4.2.1. The first step in the Second Quadrant (II, 1)

A proto-communication

A proto-communication can be defined as a condition, in which all thinkable is gathered before distinction is made. It is the unity of all human thinkable. Everything is in everything. Not in a way like the old medieval depiction of a macro- and a microcosm, because that implied that a (two) division has already taken place into a large (nature) and small (human) world. The proto-communication has not reached that stage. Participants are mingled in a large pool of undivided interrelationships, with no means of expression to fix a relation.

Its features are comparable with the First Quadrant, which preceded it. The same universality occurs as far as time and place are concerned. However, an important difference exists as well. Whereas any division and motion was unimaginable in the First Quadrant, there is a distinct possibility to experience these primal ingredients in the Second Quadrant. An a priori-decision was taken at the boundary of the First and Second Quadrant.

The proto-communication offers an endless, boundless and stable universe – much like the highly theoretical universe of Parmenides with no beginning and no end – but it does not stop there. The infinity offers in the Second Quadrant a choice, which it did not before. ‘We seem to face’, said the astronomer Edwin HUBBLE (1937; p. 66): ‘as once before in the days of Copernicus, a choice between a small, finite universe, and a universe indefinitely large plus a new principle of nature.’ He pointed to the ‘old’ principle of the shift of spectral lines (the red shift). If they no longer hold the only key to the motions in deep space, what else would do?

Fraunhofer

Joseph von Fraunhofer (1787 – 1826), a pioneer in higher division thinking. In: PREYSZ, Carl R. (1989). Joseph von Fraunhofer. Optiker – Erfinder – Pionier. Stoppel-Kaleidoskop 203. Stoppel Verlag, D-8120 Weilheim. ISBN 3-89306-203-3.  Quadralectic Architecture – Marten Kuilman (2012), p. 528: The lines of Fraunhofer (which were visible in the spectral analysis of light) opened up a fascinating cosmic world and allowed judgements on far-away galaxies. This was the outcome of the new visibility, based on axiomatic assumptions, and reaching into the Four Corners of the universe. It provided understanding, which had been lacking for so long, because the frame of understanding had been too simply and rigid.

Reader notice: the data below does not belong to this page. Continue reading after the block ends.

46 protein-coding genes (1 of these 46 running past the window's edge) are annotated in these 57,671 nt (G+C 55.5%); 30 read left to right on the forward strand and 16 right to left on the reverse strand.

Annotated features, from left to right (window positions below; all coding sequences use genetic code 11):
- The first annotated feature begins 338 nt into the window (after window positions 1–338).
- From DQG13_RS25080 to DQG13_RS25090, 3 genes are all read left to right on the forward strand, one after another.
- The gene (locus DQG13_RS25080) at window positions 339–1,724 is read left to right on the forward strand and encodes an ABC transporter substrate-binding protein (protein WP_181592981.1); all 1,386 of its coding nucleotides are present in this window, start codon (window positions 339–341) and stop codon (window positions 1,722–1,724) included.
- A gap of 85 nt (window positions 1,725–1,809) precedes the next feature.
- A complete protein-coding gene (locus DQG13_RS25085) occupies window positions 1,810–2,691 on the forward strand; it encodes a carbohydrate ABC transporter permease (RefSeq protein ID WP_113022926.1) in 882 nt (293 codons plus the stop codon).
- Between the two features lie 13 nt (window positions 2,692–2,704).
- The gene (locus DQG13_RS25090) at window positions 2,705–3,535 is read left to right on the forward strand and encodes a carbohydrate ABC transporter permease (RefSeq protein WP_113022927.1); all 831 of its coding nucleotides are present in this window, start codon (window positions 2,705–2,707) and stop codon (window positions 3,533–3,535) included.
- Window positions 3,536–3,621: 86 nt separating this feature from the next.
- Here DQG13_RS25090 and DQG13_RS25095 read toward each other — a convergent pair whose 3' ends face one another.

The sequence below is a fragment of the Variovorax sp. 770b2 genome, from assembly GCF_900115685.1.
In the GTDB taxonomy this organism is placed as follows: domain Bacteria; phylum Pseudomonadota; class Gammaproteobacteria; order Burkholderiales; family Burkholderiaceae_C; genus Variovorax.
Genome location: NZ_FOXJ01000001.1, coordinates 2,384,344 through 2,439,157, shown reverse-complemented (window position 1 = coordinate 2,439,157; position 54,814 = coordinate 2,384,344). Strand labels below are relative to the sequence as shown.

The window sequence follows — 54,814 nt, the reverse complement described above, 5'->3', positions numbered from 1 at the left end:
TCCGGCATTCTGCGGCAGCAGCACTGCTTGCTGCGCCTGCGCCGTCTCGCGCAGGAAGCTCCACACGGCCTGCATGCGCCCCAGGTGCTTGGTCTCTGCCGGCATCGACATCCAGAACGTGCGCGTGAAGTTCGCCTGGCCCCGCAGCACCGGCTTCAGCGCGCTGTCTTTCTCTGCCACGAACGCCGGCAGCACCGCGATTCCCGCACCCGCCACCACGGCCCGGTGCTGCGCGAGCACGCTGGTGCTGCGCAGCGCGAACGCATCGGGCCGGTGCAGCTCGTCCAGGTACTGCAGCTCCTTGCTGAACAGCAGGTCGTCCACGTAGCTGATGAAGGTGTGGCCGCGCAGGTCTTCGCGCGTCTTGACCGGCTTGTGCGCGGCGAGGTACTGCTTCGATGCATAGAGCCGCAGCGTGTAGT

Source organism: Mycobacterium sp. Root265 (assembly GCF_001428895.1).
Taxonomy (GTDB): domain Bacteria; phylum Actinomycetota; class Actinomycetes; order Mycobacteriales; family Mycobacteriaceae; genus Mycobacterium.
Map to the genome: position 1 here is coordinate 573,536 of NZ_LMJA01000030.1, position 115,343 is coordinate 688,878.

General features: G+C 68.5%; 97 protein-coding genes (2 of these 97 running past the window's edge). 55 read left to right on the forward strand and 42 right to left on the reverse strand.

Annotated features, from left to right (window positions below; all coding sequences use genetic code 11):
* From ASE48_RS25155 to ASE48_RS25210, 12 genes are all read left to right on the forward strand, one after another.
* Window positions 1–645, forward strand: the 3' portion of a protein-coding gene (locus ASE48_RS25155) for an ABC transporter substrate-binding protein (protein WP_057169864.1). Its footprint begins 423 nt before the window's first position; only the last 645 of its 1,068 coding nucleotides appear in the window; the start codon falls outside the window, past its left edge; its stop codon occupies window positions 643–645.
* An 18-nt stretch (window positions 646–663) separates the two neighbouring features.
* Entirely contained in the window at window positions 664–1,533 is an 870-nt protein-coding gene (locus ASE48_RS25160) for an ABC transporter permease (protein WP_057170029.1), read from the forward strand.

The present assumption sees the intergalactic space as a void. And by definition, a void lacks contents. So the light, which travels through the void, cannot interact. This assumption excludes all physical phenomena. The only possible explanation of shifts of spectral lines in light from distant nebulae becomes relative motion. This assumption is based on an anthropocentric view of our surroundings.

The physical explanation of the universe brushed in this place along its philosophical base. And it must be admitted that the Doppler effect, popular known as the heightening pitch of a passing train or racer, was always regarded in a dualistic setting, with a fixed observer and a moving object. The red shift of stars assumes a definite point and an entity in motion. The first entity embodied in a human observer, the second in a distant star.

The universal situation would be different when the movement of both communication partners was taken into account, and – more significantly – the primary dual division was taken to a higher level. The sharp pitch of the Doppler effect, expressed in a well-known curve, would be differently communicated in a four-division environment. Maybe the quadralectic way of thinking can opt as ‘the new principle of nature’ mentioned by Hubble…

 

 

Advertisements

Leave a Reply

Fill in your details below or click an icon to log in:

WordPress.com Logo

You are commenting using your WordPress.com account. Log Out /  Change )

Google photo

You are commenting using your Google account. Log Out /  Change )

Twitter picture

You are commenting using your Twitter account. Log Out /  Change )

Facebook photo

You are commenting using your Facebook account. Log Out /  Change )

Connecting to %s